Choose k elements from an array so that their GCD is maximise.

Constraints: N <= 3000 K <= N; K <= 100 Ai <= 10^10 (ten to the power of 10) I tried an algorithm of enumerating all divisors of ai and find the largest divisors that exists in >= k elements but it TLE. Can somebody help? Thanks in advance.

You say, $$$N\le 3000$$$, but then you again mention that $$$K \le N \le 100 $$$. Can you specify the constraints clearly?

I think he/she mentions : 2 <= N <= 3000 ; 1 <= K <= 100 ; 1 <= A[i] <= 1e10.

Auto comment: topic has been updated by Loserinlife (previous revision, new revision, compare).Nice problem! Is it proposed by yourself?

No its not mine. Its from an online judge :))

HintFirst thing to notice is that there are not a lot of different gcd's at all. Number of possible gcds is log2(10^10).

I slightly modify hashlife's code and find that $$$6983776800$$$ is the number $$$\leq 1e10$$$ that has the most divisors ($$$2304$$$):

SpoilerThe code is based on backtracing. Link to the code:

(1) https://codeforces.com/blog/entry/14463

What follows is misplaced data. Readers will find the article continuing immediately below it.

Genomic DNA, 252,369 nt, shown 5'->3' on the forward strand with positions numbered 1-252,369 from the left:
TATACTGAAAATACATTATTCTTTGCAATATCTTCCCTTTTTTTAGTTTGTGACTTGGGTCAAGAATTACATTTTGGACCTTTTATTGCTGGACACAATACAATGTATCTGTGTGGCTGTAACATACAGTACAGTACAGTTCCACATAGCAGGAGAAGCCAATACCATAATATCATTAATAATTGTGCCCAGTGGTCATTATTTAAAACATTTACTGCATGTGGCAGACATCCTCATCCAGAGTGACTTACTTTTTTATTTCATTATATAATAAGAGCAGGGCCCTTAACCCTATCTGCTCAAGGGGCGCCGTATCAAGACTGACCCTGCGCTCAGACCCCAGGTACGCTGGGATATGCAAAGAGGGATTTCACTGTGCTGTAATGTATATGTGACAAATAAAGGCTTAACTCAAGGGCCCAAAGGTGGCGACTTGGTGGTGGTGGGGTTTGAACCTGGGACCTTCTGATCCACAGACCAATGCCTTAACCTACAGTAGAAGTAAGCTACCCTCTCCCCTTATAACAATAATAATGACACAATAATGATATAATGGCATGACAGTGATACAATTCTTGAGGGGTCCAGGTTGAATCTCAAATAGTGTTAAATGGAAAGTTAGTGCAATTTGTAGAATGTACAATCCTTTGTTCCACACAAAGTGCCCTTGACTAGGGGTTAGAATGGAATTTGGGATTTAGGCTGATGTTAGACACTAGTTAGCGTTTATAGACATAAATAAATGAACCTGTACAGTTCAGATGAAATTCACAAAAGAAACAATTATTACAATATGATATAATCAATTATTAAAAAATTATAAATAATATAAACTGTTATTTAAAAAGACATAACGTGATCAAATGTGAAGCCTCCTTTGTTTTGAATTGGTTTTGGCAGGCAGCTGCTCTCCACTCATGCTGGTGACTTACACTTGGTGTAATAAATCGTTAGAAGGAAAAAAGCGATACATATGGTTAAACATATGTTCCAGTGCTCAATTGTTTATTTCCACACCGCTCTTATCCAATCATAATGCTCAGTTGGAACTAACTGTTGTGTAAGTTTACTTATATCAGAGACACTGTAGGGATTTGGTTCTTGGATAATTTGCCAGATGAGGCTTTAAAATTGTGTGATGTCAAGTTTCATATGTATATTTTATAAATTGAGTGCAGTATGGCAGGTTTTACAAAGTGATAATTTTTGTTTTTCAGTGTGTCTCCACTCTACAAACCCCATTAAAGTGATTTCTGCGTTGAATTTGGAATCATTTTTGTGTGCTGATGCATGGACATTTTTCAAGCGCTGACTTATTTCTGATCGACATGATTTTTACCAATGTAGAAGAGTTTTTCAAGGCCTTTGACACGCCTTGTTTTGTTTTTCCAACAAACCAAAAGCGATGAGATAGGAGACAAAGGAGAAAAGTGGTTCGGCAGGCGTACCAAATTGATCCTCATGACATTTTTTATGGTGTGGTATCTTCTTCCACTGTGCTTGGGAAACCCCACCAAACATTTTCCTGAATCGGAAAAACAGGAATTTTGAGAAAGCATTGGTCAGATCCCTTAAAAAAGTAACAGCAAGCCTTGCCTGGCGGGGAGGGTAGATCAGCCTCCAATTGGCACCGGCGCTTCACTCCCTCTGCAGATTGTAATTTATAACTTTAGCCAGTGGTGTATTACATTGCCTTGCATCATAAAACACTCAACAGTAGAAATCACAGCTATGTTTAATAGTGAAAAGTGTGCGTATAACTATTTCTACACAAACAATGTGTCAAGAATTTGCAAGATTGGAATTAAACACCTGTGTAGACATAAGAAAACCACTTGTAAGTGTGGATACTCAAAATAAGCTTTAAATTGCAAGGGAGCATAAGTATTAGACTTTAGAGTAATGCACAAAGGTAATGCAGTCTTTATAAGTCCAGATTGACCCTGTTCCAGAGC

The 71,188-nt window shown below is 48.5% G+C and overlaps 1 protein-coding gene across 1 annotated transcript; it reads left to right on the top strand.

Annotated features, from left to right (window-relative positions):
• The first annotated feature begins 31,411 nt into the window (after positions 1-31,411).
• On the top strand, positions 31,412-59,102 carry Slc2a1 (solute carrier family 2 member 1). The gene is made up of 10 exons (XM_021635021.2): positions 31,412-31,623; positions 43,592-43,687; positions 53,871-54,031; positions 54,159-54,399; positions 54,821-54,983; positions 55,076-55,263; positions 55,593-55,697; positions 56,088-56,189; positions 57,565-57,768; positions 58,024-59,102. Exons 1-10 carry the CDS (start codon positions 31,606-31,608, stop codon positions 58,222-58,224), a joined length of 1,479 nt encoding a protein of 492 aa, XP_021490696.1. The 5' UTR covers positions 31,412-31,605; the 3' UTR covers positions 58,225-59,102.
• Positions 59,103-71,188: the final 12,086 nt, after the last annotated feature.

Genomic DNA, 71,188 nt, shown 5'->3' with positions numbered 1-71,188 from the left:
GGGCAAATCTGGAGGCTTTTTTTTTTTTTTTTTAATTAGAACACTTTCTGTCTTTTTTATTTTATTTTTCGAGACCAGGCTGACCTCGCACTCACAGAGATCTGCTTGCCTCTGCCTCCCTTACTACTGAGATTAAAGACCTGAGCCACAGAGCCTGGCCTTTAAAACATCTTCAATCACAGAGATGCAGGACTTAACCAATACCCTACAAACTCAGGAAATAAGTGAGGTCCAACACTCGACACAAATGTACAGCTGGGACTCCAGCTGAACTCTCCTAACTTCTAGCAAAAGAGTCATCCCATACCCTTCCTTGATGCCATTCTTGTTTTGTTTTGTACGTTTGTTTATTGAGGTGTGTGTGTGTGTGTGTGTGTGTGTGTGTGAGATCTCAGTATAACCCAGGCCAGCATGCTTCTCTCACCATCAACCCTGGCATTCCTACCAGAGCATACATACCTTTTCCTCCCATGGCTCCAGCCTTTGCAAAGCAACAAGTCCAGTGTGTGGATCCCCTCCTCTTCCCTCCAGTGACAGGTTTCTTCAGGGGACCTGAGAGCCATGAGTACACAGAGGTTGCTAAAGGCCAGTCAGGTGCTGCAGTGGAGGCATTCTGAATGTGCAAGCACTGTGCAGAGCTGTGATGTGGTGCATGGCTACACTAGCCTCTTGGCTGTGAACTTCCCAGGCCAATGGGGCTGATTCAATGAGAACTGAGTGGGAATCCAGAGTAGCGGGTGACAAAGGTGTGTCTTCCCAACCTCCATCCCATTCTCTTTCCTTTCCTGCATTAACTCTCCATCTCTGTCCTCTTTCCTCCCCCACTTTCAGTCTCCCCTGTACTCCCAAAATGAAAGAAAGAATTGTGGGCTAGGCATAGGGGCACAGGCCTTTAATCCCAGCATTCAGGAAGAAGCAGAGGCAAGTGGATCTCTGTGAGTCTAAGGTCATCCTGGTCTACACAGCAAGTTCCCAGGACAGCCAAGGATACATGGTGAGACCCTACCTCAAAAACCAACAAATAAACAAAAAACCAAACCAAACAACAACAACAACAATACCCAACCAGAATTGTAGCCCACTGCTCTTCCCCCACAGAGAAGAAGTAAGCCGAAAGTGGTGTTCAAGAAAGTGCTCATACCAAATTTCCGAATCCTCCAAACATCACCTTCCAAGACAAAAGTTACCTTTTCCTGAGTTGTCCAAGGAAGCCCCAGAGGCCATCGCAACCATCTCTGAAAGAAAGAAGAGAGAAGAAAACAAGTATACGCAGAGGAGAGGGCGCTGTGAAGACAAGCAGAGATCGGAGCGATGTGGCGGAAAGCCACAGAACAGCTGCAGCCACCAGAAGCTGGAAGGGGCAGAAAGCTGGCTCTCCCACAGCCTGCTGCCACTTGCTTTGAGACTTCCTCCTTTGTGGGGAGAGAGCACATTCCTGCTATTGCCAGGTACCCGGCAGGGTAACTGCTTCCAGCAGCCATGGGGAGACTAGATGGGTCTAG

(2) http://ideone.com/JNRMsQ

The

`gcd`

s of $$$K$$$ elements have to be divisors of $$$A_i$$$, so there are at most $$$3000*2304=6912000$$$ divisors. For each divisor $$$d$$$ maintains a set of indices $$$i$$$ such that $$$A_i$$$ is divisible by $$$d$$$. According to a simple counting twice method, the sum of set size is no more than $$$6912000$$$ also.You may also look for Tao's blog for the $$$log(n)$$$ mean value of $$$d(n)$$$ ($$$d(n)$$$ denotes the number of divisors of $$$n$$$). Also, there is an analytic bound for $$$d(n)$$$, however, it is not very helpful in your problem. Anyway, it can enlarge our horizon. Actually, the divisor bound is much more complicated that I initially imagine!

Tao's blog: https://terrytao.wordpress.com/2008/09/23/the-divisor-bound/

My solution: Just go through all divisors of $$$a[i]$$$ and find the largest one that occurs in $$$\geq k$$$ numbers.

SpoilerHi. Thanks for the answer. I did mention a similar approach in the post, but your comments gave me an idea. To deal with tests that have duplicates with a large number of divisors, I created another map cnt to count the number of appearances so every number we only iterate through 1 time. And it passed !! :))